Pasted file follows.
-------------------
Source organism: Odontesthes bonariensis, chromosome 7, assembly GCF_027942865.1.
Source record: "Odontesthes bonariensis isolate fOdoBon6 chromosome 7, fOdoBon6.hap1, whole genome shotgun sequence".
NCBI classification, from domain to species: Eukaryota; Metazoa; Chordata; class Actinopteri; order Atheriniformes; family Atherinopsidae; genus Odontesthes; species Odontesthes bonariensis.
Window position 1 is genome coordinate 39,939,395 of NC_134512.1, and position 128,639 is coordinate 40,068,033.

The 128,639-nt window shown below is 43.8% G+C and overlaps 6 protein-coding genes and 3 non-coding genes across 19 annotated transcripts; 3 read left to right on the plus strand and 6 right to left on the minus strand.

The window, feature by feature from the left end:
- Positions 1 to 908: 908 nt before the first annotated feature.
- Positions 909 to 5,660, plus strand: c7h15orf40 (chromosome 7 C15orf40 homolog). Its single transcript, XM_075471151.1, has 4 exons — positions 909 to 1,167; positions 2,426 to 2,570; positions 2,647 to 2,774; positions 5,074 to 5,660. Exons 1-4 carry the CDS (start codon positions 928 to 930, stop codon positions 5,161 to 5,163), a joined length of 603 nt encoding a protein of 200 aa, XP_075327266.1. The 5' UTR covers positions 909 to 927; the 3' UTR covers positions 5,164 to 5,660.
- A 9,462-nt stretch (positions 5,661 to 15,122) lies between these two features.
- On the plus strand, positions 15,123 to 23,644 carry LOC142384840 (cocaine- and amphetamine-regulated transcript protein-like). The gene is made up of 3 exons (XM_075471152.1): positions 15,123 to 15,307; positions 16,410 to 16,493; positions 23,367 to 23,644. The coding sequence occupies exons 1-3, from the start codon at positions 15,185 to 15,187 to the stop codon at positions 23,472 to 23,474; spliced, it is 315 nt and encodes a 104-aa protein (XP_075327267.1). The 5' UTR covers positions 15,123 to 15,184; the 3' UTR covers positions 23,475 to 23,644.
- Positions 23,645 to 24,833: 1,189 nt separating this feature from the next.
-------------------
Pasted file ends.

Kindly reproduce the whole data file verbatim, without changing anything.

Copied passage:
Source organism: Odontesthes bonariensis, chromosome 7, assembly GCF_027942865.1.
Source record: "Odontesthes bonariensis isolate fOdoBon6 chromosome 7, fOdoBon6.hap1, whole genome shotgun sequence".
NCBI classification, from domain to species: Eukaryota; Metazoa; Chordata; class Actinopteri; order Atheriniformes; family Atherinopsidae; genus Odontesthes; species Odontesthes bonariensis.
Window position 1 is genome coordinate 39,939,395 of NC_134512.1, and position 128,639 is coordinate 40,068,033.

The 128,639-nt window shown below is 43.8% G+C and overlaps 6 protein-coding genes and 3 non-coding genes across 19 annotated transcripts; 3 read left to right on the plus strand and 6 right to left on the minus strand.

The window, feature by feature from the left end:
- Positions 1 to 908: 908 nt before the first annotated feature.
- Positions 909 to 5,660, plus strand: c7h15orf40 (chromosome 7 C15orf40 homolog). Its single transcript, XM_075471151.1, has 4 exons — positions 909 to 1,167; positions 2,426 to 2,570; positions 2,647 to 2,774; positions 5,074 to 5,660. Exons 1-4 carry the CDS (start codon positions 928 to 930, stop codon positions 5,161 to 5,163), a joined length of 603 nt encoding a protein of 200 aa, XP_075327266.1. The 5' UTR covers positions 909 to 927; the 3' UTR covers positions 5,164 to 5,660.
- A 9,462-nt stretch (positions 5,661 to 15,122) lies between these two features.
- On the plus strand, positions 15,123 to 23,644 carry LOC142384840 (cocaine- and amphetamine-regulated transcript protein-like). The gene is made up of 3 exons (XM_075471152.1): positions 15,123 to 15,307; positions 16,410 to 16,493; positions 23,367 to 23,644. The coding sequence occupies exons 1-3, from the start codon at positions 15,185 to 15,187 to the stop codon at positions 23,472 to 23,474; spliced, it is 315 nt and encodes a 104-aa protein (XP_075327267.1). The 5' UTR covers positions 15,123 to 15,184; the 3' UTR covers positions 23,475 to 23,644.
- Positions 23,645 to 24,833: 1,189 nt separating this feature from the next.